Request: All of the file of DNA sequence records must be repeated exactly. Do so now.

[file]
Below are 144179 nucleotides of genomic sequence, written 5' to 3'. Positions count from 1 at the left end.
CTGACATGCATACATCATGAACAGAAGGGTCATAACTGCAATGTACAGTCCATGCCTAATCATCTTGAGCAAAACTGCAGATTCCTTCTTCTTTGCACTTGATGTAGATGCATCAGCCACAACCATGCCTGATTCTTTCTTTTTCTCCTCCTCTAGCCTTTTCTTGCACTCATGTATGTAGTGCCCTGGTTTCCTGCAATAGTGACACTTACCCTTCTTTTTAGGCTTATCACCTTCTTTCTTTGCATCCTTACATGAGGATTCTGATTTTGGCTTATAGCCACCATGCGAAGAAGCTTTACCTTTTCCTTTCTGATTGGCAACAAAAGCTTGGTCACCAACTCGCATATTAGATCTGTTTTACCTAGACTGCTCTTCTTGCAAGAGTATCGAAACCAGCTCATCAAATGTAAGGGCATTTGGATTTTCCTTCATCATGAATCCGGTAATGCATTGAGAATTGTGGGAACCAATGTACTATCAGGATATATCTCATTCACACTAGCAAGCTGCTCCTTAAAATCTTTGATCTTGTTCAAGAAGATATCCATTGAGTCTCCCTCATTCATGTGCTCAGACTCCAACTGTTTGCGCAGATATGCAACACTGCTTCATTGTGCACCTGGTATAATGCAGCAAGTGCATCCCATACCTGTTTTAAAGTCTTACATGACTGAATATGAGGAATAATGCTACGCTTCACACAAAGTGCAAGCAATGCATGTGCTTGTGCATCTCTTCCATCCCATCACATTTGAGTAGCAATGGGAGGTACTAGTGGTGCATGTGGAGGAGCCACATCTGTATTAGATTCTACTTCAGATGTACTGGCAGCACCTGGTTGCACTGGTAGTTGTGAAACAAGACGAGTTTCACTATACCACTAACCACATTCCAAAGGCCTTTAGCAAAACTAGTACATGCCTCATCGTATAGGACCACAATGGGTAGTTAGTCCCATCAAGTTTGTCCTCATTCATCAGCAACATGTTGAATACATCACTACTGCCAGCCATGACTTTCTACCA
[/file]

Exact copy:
Below are 144179 nucleotides of genomic sequence, written 5' to 3'. Positions count from 1 at the left end.
CTGACATGCATACATCATGAACAGAAGGGTCATAACTGCAATGTACAGTCCATGCCTAATCATCTTGAGCAAAACTGCAGATTCCTTCTTCTTTGCACTTGATGTAGATGCATCAGCCACAACCATGCCTGATTCTTTCTTTTTCTCCTCCTCTAGCCTTTTCTTGCACTCATGTATGTAGTGCCCTGGTTTCCTGCAATAGTGACACTTACCCTTCTTTTTAGGCTTATCACCTTCTTTCTTTGCATCCTTACATGAGGATTCTGATTTTGGCTTATAGCCACCATGCGAAGAAGCTTTACCTTTTCCTTTCTGATTGGCAACAAAAGCTTGGTCACCAACTCGCATATTAGATCTGTTTTACCTAGACTGCTCTTCTTGCAAGAGTATCGAAACCAGCTCATCAAATGTAAGGGCATTTGGATTTTCCTTCATCATGAATCCGGTAATGCATTGAGAATTGTGGGAACCAATGTACTATCAGGATATATCTCATTCACACTAGCAAGCTGCTCCTTAAAATCTTTGATCTTGTTCAAGAAGATATCCATTGAGTCTCCCTCATTCATGTGCTCAGACTCCAACTGTTTGCGCAGATATGCAACACTGCTTCATTGTGCACCTGGTATAATGCAGCAAGTGCATCCCATACCTGTTTTAAAGTCTTACATGACTGAATATGAGGAATAATGCTACGCTTCACACAAAGTGCAAGCAATGCATGTGCTTGTGCATCTCTTCCATCCCATCACATTTGAGTAGCAATGGGAGGTACTAGTGGTGCATGTGGAGGAGCCACATCTGTATTAGATTCTACTTCAGATGTACTGGCAGCACCTGGTTGCACTGGTAGTTGTGAAACAAGACGAGTTTCACTATACCACTAACCACATTCCAAAGGCCTTTAGCAAAACTAGTACATGCCTCATCGTATAGGACCACAATGGGTAGTTAGTCCCATCAAGTTTGTCCTCATTCATCAGCAACATGTTGAATACATCACTACTGCCAGCCATGACTTTCTACCA